There is only one hard problem in software development. Communication. Code reviews can be an important part of that, but too often they degenerate into nit-picking or become a box-ticking exercise. Code reviews have evolved from their roots in the more formal practice of code inspections, into asynchronous change-reviews such as the GitHub Pull Request process. Along the way much has been gained, but some things have been lost. While code reviews have seen widespread adoption, there are still questions as to whether reviews are the right tool for those in the games industry. Given that the tooling and methodologies that are widely available were mainly developed for the benefit of large distributed teams there are valid questions as to how applicable these techniques are to the smaller, more tightly-knit teams commonly found working on games. In this talk, Joe will share his experience of why code reviews matter, what they are good for and where they are not so useful. He will also look at some of the pitfalls to avoid and will give advice on best practices to help game developers, whether 30 years in or just starting their journey, to decide what form of review will best support the needs of their teams.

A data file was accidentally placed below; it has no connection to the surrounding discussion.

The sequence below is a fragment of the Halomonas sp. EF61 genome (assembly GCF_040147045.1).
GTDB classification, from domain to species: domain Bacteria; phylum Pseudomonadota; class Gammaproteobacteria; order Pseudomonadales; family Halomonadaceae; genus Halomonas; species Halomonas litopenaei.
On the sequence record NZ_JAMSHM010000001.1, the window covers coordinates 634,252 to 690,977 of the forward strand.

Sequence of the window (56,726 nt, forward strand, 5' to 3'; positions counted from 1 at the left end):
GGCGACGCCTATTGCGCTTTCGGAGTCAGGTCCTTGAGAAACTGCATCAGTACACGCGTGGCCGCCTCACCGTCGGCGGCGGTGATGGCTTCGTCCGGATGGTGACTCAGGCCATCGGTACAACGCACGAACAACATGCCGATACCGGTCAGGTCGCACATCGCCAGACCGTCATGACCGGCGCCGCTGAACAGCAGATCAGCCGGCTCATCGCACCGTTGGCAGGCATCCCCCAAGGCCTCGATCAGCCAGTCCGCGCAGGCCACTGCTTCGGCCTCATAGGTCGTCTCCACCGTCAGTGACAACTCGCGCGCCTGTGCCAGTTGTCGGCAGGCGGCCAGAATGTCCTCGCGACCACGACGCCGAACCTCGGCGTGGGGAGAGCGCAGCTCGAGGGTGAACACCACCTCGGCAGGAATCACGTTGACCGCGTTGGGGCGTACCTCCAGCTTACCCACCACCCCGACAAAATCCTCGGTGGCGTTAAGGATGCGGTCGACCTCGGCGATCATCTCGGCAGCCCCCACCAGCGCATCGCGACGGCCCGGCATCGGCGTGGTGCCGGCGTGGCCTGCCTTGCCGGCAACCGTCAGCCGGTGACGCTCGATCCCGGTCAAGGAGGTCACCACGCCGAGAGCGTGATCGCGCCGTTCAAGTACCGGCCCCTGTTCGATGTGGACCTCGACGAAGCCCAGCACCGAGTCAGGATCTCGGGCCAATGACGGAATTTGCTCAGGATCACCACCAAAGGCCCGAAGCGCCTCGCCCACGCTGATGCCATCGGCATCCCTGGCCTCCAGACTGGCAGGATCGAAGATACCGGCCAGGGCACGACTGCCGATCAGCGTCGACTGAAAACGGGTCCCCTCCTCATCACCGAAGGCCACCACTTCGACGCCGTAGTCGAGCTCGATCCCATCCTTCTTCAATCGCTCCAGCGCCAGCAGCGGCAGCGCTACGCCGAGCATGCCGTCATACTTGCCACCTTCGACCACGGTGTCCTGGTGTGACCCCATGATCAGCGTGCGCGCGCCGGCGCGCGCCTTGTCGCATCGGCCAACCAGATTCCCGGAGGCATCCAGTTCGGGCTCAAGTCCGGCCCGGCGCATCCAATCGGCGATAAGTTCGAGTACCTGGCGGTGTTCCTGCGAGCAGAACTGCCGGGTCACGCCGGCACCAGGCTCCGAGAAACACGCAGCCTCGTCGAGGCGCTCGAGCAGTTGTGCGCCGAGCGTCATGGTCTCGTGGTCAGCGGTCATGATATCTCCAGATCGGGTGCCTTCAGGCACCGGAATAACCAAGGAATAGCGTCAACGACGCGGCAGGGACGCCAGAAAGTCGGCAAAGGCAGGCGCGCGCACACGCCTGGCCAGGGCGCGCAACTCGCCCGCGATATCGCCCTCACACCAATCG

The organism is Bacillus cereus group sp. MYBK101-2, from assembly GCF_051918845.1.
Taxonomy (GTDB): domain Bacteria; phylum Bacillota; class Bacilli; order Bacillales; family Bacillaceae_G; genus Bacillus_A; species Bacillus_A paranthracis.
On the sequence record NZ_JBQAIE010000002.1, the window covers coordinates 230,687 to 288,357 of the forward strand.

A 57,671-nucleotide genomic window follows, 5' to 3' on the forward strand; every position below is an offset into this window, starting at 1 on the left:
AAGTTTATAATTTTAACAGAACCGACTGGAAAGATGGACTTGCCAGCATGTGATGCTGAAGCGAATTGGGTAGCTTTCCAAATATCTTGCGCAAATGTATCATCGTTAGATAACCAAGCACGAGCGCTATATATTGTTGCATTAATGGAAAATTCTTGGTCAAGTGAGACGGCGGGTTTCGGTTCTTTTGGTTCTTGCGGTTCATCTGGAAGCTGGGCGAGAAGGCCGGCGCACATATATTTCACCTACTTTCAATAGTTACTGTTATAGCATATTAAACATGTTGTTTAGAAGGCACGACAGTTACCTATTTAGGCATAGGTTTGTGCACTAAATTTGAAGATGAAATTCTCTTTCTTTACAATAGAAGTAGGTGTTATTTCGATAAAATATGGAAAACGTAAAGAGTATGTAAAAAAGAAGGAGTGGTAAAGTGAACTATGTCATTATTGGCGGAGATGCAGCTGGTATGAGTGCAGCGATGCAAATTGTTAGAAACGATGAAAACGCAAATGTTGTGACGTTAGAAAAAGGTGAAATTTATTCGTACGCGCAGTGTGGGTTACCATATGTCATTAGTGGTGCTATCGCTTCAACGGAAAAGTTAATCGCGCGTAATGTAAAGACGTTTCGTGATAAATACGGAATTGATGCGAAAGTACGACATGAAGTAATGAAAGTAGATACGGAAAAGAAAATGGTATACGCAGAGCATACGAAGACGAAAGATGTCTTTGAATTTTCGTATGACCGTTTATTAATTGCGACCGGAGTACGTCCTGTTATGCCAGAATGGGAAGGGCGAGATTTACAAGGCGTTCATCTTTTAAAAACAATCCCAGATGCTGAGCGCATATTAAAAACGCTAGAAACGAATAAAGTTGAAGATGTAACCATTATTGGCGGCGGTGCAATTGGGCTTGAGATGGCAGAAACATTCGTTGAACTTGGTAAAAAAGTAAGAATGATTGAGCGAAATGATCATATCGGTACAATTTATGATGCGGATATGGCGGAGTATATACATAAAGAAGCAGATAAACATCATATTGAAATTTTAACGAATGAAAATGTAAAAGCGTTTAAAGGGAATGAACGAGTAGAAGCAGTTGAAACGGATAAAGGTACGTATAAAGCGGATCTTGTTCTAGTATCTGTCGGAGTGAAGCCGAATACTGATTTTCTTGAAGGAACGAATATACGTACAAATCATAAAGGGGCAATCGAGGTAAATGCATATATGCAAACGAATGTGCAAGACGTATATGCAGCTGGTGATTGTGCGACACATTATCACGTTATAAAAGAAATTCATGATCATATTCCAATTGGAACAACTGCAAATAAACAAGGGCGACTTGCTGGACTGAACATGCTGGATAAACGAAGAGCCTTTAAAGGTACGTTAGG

At Darewise, we aim to modernize the game development process for our game-as-a-service: Life Beyond. To support a rapid iteration and release schedule while the game is still under heavy development, we have had to adapt our studio culture and our development processes to match. In this talk, we will focus on the programming aspect, on how to create, foster, and preserve a high-quality-code culture that results in a healthy, robust, and modular codebase that is resilient to design changes and could easily be reused for other games. We will cover the specific programming practices (best practices, code reviews, DevOps, management of technical debt...) as well as the equally important human aspects of management, hiring, knowledge sharing, and project planning methodologies we use.
Reinforcement learning has recently shown impressive results on video games. This session presents a pragmatic view on training reinforcement learning based bots for modern video games and the different technical challenges that arise when developing and scaling such a system. Indeed, a lot of academic research allowed the field of reinforcement learning to reach a state where it is applicable to actual problems but very little has been studied when it comes to application at scale and the practical issues that need to be taken into consideration when developing and using a reinforcement learning system.